So often, when first time buyers discover their ideal holiday home they are full of excitement and eager to become the new owner. In their euphoria, they throw all caution to the wind instead of proceeding with care.
It is sometimes difficult to determine how far an estate agent should go in protecting the buyer against every possible pitfall that could be encountered in his purchase. A good agent for example, ensures that a developer owns the land upon which he is building and that he has permission. The agent’s knowledge of the developers reliability, past record and financial stability can be invaluable if put to good use. The agent can arrange a search at the land registry on behalf of the purchaser and can make sure that the purchase agreement is fair and that the purchaser fully understands it.
All this gives some security to the purchaser, but who ultimately takes the responsibility?
All prospective purchasers should ask themselves if they would purchase a property in the U.K. without the assistance of a solicitor. If the answer is “no”, then why should they purchase in a foreign country where the language and laws are different, without taking professional legal advice. Even if the agent has done a thorough job of checking everything and a solicitor simply confirms that, what price can you put on peace of mind?
When a prospective purchaser finds his ideal property, invariably he needs to pay a holding deposit to secure the property and the price. No reasonable vendor would disagree to this deposit being fully refundable should a solicitor find any legal reason for the sale not to proceed. On a resale property, this holding deposit can be held in the estate agent’s client account for additional security or could be held by the vendor’s or purchaser’s solicitor by mutual agreement.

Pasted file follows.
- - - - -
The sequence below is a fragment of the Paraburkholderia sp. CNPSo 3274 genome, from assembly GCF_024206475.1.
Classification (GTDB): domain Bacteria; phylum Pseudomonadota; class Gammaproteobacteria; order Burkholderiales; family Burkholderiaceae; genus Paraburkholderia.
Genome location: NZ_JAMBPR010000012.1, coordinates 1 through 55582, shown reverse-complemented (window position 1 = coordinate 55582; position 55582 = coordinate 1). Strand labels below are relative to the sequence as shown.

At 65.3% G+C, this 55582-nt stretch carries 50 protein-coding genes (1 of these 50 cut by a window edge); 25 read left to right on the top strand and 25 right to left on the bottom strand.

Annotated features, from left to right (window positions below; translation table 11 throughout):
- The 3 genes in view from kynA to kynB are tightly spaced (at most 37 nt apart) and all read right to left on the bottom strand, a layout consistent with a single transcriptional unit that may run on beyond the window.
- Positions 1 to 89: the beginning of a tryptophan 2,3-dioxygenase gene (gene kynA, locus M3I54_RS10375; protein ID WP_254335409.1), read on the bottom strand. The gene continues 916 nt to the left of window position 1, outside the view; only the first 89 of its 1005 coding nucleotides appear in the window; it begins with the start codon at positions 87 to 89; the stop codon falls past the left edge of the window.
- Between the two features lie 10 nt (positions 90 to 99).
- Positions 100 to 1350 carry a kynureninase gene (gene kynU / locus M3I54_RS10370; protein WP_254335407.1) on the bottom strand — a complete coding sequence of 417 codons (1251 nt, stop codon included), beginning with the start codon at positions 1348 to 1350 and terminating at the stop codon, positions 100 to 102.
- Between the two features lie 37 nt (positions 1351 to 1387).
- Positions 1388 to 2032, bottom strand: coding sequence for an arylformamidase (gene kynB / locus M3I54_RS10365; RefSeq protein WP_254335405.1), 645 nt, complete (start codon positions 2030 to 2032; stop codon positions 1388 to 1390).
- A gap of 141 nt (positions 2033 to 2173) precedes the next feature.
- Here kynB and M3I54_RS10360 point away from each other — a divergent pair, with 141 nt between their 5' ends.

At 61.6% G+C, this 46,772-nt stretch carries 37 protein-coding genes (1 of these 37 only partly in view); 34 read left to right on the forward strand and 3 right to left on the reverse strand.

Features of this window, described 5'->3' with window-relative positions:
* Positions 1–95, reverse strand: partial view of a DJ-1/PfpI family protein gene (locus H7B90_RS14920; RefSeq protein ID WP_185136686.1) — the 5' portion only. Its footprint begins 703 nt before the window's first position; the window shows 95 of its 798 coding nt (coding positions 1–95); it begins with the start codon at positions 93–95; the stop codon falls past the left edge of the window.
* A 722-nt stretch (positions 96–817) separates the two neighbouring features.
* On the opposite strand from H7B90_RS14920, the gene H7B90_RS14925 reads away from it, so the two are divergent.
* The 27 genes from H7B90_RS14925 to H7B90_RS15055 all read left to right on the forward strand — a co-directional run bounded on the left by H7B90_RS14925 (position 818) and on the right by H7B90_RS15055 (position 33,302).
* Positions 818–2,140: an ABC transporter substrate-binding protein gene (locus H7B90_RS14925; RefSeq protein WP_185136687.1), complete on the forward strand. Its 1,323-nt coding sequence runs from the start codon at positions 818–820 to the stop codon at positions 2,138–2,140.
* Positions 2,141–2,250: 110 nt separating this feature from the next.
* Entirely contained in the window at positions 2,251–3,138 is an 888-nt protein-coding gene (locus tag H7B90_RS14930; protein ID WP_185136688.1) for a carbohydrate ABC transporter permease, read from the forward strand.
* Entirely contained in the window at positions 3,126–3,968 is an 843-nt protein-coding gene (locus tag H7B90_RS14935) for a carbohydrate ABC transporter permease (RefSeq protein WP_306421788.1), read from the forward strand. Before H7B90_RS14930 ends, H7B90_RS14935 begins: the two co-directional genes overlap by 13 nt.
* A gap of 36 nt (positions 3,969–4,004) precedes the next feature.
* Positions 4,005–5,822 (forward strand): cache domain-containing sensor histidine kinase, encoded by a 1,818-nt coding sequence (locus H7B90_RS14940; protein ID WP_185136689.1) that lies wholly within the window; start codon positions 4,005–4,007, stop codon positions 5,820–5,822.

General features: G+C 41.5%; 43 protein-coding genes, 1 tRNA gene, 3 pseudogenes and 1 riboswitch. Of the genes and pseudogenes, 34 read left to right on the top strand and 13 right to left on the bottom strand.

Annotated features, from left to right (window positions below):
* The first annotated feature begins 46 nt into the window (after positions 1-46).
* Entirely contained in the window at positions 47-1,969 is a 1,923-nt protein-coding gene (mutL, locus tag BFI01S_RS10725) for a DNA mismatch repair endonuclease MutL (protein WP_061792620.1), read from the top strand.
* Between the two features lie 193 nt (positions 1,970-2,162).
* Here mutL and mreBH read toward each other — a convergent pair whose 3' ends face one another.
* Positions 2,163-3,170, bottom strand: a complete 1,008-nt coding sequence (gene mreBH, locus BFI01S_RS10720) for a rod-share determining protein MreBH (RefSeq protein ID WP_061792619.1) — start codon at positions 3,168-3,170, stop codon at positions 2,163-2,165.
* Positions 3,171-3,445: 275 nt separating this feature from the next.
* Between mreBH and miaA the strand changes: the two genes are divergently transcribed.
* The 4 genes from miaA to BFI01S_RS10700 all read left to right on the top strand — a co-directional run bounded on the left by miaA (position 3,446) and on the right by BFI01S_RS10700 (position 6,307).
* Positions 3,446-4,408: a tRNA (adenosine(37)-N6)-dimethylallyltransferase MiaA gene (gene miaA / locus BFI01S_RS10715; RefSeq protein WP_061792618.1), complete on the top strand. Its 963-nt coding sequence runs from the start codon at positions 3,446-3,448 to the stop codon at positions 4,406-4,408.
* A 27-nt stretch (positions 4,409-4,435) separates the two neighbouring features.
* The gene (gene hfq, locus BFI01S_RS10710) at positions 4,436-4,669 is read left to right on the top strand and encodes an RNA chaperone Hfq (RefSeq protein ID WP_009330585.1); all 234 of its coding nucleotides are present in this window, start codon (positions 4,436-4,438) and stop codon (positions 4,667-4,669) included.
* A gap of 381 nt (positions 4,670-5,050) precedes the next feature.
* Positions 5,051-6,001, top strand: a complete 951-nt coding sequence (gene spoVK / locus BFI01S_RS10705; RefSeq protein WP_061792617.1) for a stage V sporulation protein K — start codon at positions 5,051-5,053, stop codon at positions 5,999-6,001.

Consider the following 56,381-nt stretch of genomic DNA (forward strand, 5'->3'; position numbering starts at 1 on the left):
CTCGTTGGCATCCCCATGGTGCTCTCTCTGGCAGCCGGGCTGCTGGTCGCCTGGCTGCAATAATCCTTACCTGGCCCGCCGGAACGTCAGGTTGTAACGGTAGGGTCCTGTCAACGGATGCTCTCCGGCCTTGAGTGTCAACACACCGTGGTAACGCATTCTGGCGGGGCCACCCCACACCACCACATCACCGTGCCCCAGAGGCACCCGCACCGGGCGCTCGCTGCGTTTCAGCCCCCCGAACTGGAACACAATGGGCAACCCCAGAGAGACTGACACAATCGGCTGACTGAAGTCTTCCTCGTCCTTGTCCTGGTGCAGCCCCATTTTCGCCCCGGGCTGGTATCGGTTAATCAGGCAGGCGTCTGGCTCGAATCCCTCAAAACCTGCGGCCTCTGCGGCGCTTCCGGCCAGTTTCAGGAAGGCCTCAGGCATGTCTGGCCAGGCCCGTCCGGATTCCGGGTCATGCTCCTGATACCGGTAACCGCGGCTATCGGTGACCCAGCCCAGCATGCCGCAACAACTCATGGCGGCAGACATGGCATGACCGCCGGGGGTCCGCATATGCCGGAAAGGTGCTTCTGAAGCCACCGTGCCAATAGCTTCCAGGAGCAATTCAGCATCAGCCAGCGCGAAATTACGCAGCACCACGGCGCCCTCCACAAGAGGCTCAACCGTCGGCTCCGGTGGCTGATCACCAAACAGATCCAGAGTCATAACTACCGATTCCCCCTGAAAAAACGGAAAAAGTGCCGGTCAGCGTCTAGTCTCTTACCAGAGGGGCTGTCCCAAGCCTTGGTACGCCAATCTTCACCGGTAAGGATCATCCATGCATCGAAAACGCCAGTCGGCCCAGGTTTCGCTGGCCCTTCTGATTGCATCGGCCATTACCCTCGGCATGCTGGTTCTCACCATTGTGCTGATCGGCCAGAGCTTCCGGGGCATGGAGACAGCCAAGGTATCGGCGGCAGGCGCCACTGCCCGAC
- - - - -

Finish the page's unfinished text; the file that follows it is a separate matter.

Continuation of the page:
If an estate agent advises you that you do not need the services of a lawyer, then this should act as a warning sign to ‘Beware’, and you should conduct your search for a property elsewhere.
When choosing a legal advisor you should use an ‘abogado’ (Spanish lawyer) who speaks fluent English. You should also ensure that he has an insured bonding for the work that he does, as this is not a legal requirement in Spain as it is in the U.K. for solicitors who do conveyancing work there.
For a number of years now, we have recommended the services of NCS Lawyers which is an independent English-speaking office, specialising in conveyancing and bonded work. We have negotiated a low rate of fees for our clients and NCS Lawyers have been a major contributing factor to 100% of our clients receiving clear and unencumbered freehold title deeds to the property that they purchased.
You are; of course, free to use any lawyer that you so wish and the British Consulate can give you a list of qualified lawyers who speak English.